sprache deutsch  -  sprache englisch  -  sprache russisch  -  sprache arabisch

Gall, Gall Bladder


As already mentioned in the chapter on the gall bladder, the latter is located at the lower rim of the liver and serves as a reservoir of bile. The bile duct system belonging to it starts in the liver, where the liver cells produce bile and distribute it into very tiny bile ducts which then permeate the liver. They finally collect at the lower rim of the liver to form two bigger ducts that then leave the liver.


Functions of the gall bladder

The bile plays a central role in digesting fats and in discharging the catabolic products of the liver metabolism. It consists of various substances, the main components being bile acid, cholesterol, lecithin, certain fats, and some enzymes. The demand of bile depends on the food consumed. Between the meals, only little bile is required in the small bowel, so that the greater part of the bile is stored in the gall bladder. During the passage of food through the stomach into the first part of the duodenum, various digestive mechanisms are activated and regulated by vegetative nerves and messenger substances (hormones). Among these mechanisms are the production of gastric juice and the release of bile. As the liver cannot increase the production of bile at short notice, the reserves of the gall bladder are mobilized if necessary. Digestive hormones from the stomach and nervous impulses from the vegetative nerve system cause the gall bladder to contract, so that the reserves of bile flow through the common bile duct into the duodenum and the small bowel. Thus, there is enough bile available to digest the consumed fats in the small bowel and to absorb them in the body.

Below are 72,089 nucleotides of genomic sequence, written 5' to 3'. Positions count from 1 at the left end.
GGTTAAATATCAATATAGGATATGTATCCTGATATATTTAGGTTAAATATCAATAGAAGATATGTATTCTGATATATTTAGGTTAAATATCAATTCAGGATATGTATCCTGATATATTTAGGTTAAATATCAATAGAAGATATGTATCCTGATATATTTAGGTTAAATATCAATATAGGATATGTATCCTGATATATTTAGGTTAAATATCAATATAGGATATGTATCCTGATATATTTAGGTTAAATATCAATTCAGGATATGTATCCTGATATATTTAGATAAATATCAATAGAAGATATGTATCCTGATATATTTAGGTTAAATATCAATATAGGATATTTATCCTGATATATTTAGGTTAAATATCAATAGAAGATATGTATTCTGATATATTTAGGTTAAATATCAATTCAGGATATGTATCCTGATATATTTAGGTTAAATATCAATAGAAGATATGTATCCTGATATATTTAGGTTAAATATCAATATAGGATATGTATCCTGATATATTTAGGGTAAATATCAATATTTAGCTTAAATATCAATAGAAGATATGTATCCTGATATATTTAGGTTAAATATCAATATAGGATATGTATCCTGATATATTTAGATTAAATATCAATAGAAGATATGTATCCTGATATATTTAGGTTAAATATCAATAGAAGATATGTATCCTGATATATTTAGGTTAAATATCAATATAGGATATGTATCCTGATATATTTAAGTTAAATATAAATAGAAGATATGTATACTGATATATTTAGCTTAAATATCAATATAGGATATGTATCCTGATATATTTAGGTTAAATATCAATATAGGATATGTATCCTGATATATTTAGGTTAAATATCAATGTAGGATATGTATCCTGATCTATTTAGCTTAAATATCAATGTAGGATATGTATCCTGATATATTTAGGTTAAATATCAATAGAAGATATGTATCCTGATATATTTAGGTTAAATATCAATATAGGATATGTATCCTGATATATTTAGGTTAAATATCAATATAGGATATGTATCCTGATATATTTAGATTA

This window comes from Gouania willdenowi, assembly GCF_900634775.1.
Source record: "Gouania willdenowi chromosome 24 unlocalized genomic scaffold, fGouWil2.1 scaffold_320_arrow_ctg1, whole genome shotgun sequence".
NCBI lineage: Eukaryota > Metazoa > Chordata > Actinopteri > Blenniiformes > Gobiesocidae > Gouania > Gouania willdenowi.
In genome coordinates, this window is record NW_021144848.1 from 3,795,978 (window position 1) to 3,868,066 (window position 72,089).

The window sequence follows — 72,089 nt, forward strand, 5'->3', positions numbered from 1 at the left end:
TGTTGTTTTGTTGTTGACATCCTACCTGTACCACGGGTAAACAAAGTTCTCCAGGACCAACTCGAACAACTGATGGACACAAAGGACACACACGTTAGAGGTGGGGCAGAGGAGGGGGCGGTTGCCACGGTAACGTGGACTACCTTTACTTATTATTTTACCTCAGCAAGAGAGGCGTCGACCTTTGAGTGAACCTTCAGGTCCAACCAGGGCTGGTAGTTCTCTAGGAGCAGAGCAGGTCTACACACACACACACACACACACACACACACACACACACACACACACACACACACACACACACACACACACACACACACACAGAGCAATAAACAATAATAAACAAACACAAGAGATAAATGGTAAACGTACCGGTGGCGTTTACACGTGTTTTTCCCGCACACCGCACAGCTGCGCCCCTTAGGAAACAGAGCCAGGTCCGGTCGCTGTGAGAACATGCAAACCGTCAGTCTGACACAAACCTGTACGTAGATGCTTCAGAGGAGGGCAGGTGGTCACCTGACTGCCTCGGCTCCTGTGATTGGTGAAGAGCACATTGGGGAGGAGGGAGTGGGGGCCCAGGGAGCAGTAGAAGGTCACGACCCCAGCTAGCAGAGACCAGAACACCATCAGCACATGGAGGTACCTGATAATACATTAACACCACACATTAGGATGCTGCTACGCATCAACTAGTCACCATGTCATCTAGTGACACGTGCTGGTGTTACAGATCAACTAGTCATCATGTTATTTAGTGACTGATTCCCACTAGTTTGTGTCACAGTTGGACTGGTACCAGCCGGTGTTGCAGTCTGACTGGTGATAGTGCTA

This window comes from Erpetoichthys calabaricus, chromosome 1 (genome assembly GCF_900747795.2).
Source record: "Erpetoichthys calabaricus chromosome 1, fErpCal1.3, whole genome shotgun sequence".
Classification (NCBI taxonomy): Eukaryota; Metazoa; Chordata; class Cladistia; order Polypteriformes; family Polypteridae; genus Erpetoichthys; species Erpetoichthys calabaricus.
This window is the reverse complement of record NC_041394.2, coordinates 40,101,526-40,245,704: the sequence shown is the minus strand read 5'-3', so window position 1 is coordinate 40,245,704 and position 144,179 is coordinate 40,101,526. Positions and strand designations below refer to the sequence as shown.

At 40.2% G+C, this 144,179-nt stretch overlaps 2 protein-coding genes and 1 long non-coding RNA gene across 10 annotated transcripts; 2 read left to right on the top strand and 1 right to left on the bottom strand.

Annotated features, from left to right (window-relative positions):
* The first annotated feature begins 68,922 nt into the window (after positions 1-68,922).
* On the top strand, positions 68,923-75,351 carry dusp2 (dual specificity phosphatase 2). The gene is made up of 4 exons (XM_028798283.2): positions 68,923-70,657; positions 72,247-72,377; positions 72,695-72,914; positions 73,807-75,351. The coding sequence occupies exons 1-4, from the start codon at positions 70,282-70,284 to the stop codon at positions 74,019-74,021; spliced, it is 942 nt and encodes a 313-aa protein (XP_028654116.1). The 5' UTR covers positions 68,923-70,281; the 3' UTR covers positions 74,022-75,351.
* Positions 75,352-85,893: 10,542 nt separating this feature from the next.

Where is the gallbladder located?

The gall bladder is an oval and hollow organ, 3 - 4 cm wide and 5 - 10 cm long, located at the lower edge of the liver. The bile duct system belongs to the liver, where the liver cells produce bile that flows into tiny bile ducts, which permeate the liver. These finally assemble at the lower edge of the liver to form two bigger ducts and leave the liver. After a short distance, the two unite to form the common bile duct, which in one place is connected to the gall bladder. After having passed the head of the pancreas, the common bile duct continues to the duodenum. There, it empties into the bowel together with the secretory duct of the pancreas. At this place of transition into the bowel, the papilla as the conclusion of the bile duct system is located and controls the flow of the bile.
In the gall bladder, there are muscle cells, which are able to involuntarily contract or relax the gall bladder. This mechanism enables the gall bladder to take in bile while relaxed and to squeeze out bile when contracting. The gall bladder only serves as a reservoir for the storage of bile. The liver cells daily produce about 800 - 1500 ml of bile, which partly flows directly into the duodenum via the common bile duct. Part of the bile remains stored in the gall bladder and is thickened.

Gall Bladder and Bile Ducts


gallen organ 



Overview of the abdominal organs


© 2017 Baermed. All rights reserved                                                                                                Webdesign by Andreas Dirks